The king of the track was not in the house, Usain Bolt having decided to concentrate on getting ready for last night’s 4 x 100m relay final rather than take another peek at New Zealand’s netballers. Still, Prince Edward was watching from the stands, and there was television royalty too.
“This is the big one,” Clare Balding told the woman with the court-side mic during the break after the opening quarter. “There’s nothing I’d like to see more than England playing in the gold-medal match.”
The trouble was, in order to do that, England needed to get past the women in black at the semi-final stage yesterday. The New Zealand netball team might go by the name of the Silver Ferns but they are dressed all in black – and, sadly for Ms Balding and the rest of those rooting for a ground-breaking English victory, they have the same granite mentality as their male national rugby union counterparts.
This could have been the Aviva Stadium in Dublin rather than Hall Four of the Scottish Exhibition and Conference Centre in Glasgow, only this time the heartache inflicted by the New Zealanders was at the expense of England’s netballers rather than Ireland’s rugby players.
Last November the All Blacks were 22-17 down in the Irish capital with no time left on the clock when they managed to snatch a 24-22 overtime victory from the jaws of what would have been their first-ever loss to Ireland, Ryan Crotty squeezing home for a try in the left corner and Aaron Cruden landing the conversion.
Irish eyes turned from smiling to a flood of tears that might have caused the Liffey to burst. It was the same for England’s netballers on the banks of the Clyde yesterday.
They had a place in today’s gold-medal match within sight with some 15 seconds left on the clock as they stole possession and launched a counterattack. The ball came out to Kadeen Corbin, wide on the left, but England’s goal attack (like her sister and team-mate Sasha, a cousin of Asha Philip, the sprinter who finished fourth in the women’s 100m final on Monday) crucially lost possession.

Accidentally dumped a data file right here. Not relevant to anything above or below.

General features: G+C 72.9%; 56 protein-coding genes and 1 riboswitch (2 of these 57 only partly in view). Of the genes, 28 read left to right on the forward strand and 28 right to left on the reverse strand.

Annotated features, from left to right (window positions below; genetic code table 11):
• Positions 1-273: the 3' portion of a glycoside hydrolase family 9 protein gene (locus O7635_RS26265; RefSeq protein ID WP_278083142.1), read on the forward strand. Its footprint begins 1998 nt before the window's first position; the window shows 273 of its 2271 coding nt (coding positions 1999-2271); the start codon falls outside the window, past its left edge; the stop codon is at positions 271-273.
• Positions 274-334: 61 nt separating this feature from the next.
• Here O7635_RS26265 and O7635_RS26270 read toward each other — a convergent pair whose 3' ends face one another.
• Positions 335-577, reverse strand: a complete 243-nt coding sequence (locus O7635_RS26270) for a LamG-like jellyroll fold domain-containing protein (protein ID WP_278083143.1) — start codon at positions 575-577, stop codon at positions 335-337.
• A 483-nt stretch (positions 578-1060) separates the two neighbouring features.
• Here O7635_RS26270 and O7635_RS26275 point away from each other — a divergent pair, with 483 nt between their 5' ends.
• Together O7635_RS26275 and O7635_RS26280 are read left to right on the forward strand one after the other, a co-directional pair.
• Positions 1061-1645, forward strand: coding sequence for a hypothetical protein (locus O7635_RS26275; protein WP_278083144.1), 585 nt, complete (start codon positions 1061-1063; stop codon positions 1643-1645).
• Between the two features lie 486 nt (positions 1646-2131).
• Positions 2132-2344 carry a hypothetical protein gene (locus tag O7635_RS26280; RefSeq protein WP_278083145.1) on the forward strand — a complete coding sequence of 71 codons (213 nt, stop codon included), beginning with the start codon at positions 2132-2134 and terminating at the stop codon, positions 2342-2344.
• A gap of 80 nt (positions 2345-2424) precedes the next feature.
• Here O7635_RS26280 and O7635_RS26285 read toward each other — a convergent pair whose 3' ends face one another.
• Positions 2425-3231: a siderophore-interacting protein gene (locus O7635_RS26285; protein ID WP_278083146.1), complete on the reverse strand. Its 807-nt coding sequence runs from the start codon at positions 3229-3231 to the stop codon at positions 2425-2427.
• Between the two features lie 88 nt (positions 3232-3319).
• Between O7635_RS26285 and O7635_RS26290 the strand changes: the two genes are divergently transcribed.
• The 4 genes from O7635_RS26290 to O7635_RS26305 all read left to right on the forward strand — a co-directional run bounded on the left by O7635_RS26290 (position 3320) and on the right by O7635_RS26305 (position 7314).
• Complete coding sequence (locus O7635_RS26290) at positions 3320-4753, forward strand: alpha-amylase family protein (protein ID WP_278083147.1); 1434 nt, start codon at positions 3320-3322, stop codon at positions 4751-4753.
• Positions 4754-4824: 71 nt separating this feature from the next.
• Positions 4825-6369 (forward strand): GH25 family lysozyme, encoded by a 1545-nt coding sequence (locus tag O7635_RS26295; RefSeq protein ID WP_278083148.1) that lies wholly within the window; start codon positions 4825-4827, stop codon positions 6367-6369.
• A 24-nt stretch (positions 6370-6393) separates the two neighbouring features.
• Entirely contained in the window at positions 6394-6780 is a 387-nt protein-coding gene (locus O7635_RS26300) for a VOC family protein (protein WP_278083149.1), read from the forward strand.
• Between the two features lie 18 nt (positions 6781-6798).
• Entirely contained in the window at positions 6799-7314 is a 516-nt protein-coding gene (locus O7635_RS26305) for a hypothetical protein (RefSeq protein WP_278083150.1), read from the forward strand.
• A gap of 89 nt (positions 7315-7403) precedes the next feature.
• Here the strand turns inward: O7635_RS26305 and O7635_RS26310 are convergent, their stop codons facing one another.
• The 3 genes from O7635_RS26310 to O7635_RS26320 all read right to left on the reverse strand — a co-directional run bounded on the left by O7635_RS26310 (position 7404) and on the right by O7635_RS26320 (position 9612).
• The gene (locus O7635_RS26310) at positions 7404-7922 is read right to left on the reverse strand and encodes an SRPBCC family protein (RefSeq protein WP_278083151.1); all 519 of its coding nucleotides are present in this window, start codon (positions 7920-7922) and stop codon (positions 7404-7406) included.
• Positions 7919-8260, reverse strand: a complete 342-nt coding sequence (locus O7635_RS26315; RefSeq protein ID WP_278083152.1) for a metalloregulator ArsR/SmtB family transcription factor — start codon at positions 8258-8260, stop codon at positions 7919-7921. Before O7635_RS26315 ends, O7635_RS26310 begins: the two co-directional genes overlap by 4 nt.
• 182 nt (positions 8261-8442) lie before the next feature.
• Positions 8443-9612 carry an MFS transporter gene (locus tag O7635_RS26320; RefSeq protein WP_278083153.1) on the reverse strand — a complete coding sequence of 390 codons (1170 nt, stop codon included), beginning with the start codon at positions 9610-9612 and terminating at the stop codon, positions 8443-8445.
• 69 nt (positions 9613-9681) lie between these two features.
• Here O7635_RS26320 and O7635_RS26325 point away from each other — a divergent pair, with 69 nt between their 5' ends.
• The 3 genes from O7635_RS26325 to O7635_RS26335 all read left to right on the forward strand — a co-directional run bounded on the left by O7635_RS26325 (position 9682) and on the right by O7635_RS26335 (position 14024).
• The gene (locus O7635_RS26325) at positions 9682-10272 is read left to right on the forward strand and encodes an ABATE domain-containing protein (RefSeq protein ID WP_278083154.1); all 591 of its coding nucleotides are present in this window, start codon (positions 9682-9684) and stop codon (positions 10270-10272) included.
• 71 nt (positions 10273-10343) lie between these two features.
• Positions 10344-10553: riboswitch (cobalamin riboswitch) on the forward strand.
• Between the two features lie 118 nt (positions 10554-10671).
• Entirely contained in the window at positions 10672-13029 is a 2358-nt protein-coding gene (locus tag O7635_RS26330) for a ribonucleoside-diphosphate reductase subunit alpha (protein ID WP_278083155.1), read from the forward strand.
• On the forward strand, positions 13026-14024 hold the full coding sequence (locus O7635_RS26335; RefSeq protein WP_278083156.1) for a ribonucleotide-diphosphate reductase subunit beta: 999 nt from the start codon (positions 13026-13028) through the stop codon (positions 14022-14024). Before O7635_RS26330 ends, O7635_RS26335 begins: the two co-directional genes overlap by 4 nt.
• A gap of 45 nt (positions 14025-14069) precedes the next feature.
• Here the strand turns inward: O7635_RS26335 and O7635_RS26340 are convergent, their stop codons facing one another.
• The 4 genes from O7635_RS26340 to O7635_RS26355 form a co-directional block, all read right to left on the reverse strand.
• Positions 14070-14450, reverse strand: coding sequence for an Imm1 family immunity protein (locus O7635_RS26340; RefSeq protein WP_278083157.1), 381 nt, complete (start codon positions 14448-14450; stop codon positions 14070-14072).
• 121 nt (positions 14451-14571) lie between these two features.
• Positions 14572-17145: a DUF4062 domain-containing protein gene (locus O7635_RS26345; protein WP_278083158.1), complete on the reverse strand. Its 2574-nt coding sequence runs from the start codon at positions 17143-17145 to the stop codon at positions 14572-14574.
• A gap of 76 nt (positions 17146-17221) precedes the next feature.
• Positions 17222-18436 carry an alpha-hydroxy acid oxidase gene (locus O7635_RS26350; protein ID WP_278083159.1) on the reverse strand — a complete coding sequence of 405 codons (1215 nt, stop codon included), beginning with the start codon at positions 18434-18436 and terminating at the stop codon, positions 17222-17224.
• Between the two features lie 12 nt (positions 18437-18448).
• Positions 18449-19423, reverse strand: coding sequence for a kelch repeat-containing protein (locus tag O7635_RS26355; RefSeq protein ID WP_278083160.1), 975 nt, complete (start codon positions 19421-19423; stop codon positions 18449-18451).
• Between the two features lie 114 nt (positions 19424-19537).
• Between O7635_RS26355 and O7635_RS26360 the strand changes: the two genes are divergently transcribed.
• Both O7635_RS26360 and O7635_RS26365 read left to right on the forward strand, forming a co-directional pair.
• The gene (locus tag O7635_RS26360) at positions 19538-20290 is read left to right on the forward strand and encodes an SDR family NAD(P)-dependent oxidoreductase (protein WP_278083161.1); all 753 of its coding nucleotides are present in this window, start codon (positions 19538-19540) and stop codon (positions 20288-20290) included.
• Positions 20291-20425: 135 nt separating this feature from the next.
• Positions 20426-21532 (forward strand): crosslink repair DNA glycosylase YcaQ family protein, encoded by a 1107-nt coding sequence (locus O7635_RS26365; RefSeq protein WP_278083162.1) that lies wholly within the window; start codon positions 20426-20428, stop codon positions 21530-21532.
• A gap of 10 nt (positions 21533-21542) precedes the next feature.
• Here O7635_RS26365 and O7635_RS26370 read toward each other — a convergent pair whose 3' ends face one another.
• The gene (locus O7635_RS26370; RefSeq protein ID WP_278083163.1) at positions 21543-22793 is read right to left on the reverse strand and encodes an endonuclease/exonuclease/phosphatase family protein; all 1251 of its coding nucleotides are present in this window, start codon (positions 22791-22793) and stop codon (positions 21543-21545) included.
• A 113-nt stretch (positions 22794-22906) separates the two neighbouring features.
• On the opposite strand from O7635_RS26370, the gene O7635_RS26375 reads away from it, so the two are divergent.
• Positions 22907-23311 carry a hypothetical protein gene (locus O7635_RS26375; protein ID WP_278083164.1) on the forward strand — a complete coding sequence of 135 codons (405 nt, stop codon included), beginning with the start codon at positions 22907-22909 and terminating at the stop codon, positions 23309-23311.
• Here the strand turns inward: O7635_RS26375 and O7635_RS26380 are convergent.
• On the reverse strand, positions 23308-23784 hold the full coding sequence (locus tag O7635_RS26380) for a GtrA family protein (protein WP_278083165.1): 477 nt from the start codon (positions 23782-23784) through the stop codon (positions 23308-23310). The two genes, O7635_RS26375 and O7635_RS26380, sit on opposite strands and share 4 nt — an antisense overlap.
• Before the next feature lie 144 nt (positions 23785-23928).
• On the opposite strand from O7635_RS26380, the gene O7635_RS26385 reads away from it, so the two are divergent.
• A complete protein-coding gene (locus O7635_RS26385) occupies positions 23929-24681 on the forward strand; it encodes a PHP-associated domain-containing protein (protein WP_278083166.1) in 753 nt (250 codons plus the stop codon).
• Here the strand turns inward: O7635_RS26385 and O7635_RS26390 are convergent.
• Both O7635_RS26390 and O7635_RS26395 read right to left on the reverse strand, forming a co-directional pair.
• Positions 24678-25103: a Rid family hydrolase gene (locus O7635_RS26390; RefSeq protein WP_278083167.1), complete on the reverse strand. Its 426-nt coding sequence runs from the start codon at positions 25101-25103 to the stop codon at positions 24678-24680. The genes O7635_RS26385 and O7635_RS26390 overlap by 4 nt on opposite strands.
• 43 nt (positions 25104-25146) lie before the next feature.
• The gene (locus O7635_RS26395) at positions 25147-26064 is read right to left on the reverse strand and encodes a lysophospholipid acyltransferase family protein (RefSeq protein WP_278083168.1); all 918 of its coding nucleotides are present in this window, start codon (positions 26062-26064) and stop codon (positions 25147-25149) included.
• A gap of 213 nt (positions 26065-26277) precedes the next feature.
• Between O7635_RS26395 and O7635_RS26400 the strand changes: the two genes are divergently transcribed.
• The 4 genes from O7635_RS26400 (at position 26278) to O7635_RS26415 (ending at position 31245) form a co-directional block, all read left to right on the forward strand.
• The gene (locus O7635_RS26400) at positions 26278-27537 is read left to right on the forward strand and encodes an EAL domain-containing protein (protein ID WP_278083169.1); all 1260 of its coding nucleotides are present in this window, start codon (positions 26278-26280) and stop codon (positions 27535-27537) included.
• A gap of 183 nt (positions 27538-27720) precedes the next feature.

New Zealand did not blow their chance. They worked the ball to Maria Tutaia, their substitute goal attack, and with two seconds remaining she dispatched her decisive shot.
There was just a second left when the ball passed through the hoop. When it bounced off the floor that was it. The final score on the board flashed up: New Zealand 35 England 34.
Instead of becoming the first side to break the Anzac stranglehold on gold and silver in Commonwealth Games netball (New Zealand and Australia have contested all four finals, the Kiwis winning the most recent two), poor Corbin and Co, who led by three goals at one stage in the final quarter, were broken women.
They left the arena in tears, just as they had done a week earlier. On that occasion the shot that consigned them to a 49-48 pool defeat against Australia had been sunk with 15 seconds left. Rather than going for gold and revenge against the Aussies today, England will be attempting to lift themselves for the bronze-medal match against Jamaica.
“Gutted is probably the word I’m going to use continuously but I am very proud,” England’s coach, Anna Mayes, said. “This is the best England side there’s ever been and we genuinely believed we could take the semi-final and be playing off for gold tomorrow. We need to turn it around and deal with the emotions that we have now, and that’s what we will be doing.
“The girls will come out all guns blazing tomorrow. I will guarantee you that.”
What can certainly be relied upon is that the Silver Ferns will bring an All Black mentality to the final against their trans-Tasman rivals, who overcame Jamaica 57-42 in the second semi-final
Asked whether she feared New Zealand might have blown it when England attacked with the scores tied in that final minute, the Kiwis’ wing attack Liana Leota replied: “No, I never thought that. I knew we had the patience and still enough opportunity.
“We practise for situations like that in our training, so we know what the pressure is going to be like, how to absorb it and what structures to put in place. We are prepared.”
As it happened, Leota’s husband was busy in sporting preparations of his own yesterday, getting ready for the new Aviva Premiership rugby union season.
“He’s in training in Manchester today but he’ll be here tomorrow,” she said.
Johnny Leota is a powerhouse centre with Sale Sharks, a team-mate of Danny Cipriani. Like his wife, he plays on the international sporting stage – but for the big-hitting Samoans rather than the ruthless All Blacks.
Join our new commenting forum
Join thought-provoking conversations, follow other Independent readers and see their replies